I Failed Coloring

Colossians 3:23-25

In 1986, Robert Fulgham wrote a clever little book, All I Really Need to Know, I Learned in Kindergarten.  He expounds simple life lessons from Kindergarten rules:

1. Share everything.
2. Play fair.
3. Don’t hit people.
4. Put thngs back where you found them.

I learned nothing in kindergarten.  Actually, I never attended kindergarten. It wasn’t required as part of public school, and most were private affairs, much like a day-care. I went for one day and told my parents, “No thanks.” I already knew how to do what they were doing. They were probably relieved, since they would have had to pay tuition out-of-pocket.

Off and on through my academic career, I struggled. It’s not that I’m a slow learner; I’m actually very bright and a quick study, and that was the problem. Once I had mastered a concept, I got bored and was ready to move on to bigger challenges. In kindergarten they were counting, learning their colors, and working puzzles. I could do all that. I wanted to learn to read, and that happened in first grade.

Bypassing the kindergarten experience, I did my “need to know” learning in first grade, and what a tutelage I had.  The first grade teacher at Balmorhea Elementary School was Mrs. Pox, a stout German frau whose personality matched her name, short, to-the-point, no-nonsense. She spoke, we obeyed.


One day, we were instructed to color a sunflower for art.  The white paper with a bold, black, detailed outline of a large sunflower was distributed.  The instructions were clear. Outline the petals in black and color them yellow. Outline the seeds in black and color them brown.  Outline the stem and leaves in black and color them green. I have already mentioned my distaste for redundancy. I looked at the outline of the sunflower, and I could see no rationale for outlining all those seeds (there must have been over a  hundred) and all those petals, not to mention the leaves and stem. It was already outlined bold black! I hastily scribbled some yellow, some brown, and some green, and I laid it on Mrs. Pox’s desk, ready to move on. In previous exercises, I had already proven my ability to fully color within the lines.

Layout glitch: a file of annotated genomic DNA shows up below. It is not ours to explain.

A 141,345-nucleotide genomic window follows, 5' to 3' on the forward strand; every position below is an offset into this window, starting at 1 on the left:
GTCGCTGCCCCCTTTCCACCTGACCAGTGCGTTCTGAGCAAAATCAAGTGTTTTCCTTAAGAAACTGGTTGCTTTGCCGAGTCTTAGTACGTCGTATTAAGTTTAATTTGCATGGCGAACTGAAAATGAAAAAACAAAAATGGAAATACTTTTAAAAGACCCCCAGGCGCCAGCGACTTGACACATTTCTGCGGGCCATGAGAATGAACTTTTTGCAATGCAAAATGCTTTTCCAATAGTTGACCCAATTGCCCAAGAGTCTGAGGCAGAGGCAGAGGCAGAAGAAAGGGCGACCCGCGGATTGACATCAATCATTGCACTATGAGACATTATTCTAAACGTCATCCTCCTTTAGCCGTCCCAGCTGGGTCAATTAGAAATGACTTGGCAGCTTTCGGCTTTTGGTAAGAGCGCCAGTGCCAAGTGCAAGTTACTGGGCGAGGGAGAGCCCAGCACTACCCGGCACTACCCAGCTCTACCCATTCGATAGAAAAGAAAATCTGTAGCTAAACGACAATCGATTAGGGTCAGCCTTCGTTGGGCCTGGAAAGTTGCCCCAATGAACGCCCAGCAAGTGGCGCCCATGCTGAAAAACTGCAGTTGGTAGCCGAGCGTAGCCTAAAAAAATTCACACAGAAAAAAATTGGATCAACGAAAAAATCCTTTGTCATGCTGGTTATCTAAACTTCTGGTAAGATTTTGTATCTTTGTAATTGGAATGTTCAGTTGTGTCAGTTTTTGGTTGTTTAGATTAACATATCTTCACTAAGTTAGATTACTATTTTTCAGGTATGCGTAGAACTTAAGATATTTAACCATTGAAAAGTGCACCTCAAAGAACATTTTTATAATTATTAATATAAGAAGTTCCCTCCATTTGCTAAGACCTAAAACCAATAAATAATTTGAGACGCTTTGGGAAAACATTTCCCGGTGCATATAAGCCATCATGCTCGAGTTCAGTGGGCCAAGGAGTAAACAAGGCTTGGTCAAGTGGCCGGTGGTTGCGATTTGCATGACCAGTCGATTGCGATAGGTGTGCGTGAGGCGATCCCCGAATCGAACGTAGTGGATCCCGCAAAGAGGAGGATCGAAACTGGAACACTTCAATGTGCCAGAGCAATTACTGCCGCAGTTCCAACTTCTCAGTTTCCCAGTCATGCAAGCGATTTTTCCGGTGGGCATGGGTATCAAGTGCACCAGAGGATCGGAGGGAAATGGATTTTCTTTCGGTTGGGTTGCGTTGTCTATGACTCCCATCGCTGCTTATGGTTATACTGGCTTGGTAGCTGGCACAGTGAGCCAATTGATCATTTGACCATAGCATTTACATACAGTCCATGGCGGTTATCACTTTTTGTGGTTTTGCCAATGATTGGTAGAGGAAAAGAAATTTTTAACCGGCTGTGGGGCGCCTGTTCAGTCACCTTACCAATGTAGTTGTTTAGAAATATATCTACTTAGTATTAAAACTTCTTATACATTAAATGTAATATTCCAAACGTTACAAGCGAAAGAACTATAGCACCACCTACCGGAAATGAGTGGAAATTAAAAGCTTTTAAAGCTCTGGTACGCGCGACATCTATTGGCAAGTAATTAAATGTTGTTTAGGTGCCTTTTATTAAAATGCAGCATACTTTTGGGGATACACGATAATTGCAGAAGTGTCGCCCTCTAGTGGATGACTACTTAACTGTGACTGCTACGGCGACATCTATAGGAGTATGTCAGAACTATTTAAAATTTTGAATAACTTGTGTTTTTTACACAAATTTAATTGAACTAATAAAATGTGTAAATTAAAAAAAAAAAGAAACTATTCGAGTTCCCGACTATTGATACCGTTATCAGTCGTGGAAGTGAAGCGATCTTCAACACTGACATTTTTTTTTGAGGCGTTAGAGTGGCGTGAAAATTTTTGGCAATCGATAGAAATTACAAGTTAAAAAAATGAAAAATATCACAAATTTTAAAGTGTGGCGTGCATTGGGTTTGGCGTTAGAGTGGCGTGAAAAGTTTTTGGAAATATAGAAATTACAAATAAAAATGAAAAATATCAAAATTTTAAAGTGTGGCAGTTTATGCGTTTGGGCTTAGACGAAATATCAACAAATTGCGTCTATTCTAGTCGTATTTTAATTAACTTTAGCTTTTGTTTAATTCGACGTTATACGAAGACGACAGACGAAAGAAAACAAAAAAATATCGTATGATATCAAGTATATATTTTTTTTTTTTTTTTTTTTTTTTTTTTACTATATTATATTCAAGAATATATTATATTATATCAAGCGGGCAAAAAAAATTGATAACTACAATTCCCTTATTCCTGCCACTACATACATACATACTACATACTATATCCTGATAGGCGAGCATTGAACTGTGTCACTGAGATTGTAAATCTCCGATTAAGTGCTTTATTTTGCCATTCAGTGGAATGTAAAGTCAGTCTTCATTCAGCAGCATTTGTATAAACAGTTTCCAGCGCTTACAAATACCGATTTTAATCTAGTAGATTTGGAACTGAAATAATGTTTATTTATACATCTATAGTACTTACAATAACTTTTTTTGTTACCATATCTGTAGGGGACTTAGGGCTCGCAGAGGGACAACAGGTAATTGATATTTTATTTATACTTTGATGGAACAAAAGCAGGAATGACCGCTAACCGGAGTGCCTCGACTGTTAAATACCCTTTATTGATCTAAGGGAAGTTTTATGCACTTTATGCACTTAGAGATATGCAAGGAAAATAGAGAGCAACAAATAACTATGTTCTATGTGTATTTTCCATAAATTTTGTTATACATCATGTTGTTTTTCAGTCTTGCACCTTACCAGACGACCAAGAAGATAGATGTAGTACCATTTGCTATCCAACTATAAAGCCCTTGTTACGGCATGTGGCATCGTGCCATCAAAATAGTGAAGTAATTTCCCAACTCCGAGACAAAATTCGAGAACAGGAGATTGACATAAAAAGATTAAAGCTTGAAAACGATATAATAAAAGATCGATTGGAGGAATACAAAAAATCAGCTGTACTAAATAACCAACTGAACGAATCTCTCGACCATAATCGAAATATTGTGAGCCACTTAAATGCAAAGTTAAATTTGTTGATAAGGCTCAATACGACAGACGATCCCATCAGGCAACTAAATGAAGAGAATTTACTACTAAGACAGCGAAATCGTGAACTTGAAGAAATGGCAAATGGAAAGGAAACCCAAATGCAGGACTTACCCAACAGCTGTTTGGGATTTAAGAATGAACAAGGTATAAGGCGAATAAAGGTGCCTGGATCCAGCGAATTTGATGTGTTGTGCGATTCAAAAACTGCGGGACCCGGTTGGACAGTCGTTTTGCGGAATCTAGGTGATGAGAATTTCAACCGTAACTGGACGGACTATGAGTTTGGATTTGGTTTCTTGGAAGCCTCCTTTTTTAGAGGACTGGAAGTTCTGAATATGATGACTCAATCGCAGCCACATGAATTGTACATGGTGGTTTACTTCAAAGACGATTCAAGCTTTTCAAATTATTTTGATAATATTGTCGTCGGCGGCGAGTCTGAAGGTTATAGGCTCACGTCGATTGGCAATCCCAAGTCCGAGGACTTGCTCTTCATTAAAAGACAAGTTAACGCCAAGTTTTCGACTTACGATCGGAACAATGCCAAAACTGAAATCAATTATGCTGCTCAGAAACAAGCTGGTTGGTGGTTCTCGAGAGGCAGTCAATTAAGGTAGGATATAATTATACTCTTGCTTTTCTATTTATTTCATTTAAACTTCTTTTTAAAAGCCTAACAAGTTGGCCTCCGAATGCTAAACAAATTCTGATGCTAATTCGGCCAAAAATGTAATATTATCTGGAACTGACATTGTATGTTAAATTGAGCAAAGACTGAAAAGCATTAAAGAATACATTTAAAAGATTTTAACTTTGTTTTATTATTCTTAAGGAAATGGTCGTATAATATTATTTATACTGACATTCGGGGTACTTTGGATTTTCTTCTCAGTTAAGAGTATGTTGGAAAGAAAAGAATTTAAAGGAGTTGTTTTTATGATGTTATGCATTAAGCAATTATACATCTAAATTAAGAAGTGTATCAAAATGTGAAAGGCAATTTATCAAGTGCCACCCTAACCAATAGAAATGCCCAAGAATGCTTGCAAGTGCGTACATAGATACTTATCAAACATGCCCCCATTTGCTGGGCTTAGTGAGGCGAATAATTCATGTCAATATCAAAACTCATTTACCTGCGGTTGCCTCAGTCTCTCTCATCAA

As you might expect, I got the paper back with a big red “F.” I had to stay after school and re-color a brand new one. I was frustrated, humiliated, and agitated. The lessons I learned in first grade that day were simple.

  1. The hardest person to teach is someone who already knows.
  2. Details matter just as much as the big picture.
  3. Resist the “good enough” impulses.
  4. Complete seemingly meaningless tasks with as much fervor as important ones.
  5. Mrs. Pox is not one to be trifled with.
Published in: on August 8, 2017 at 3:20 pm  Comments (1)  

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  1. 😊

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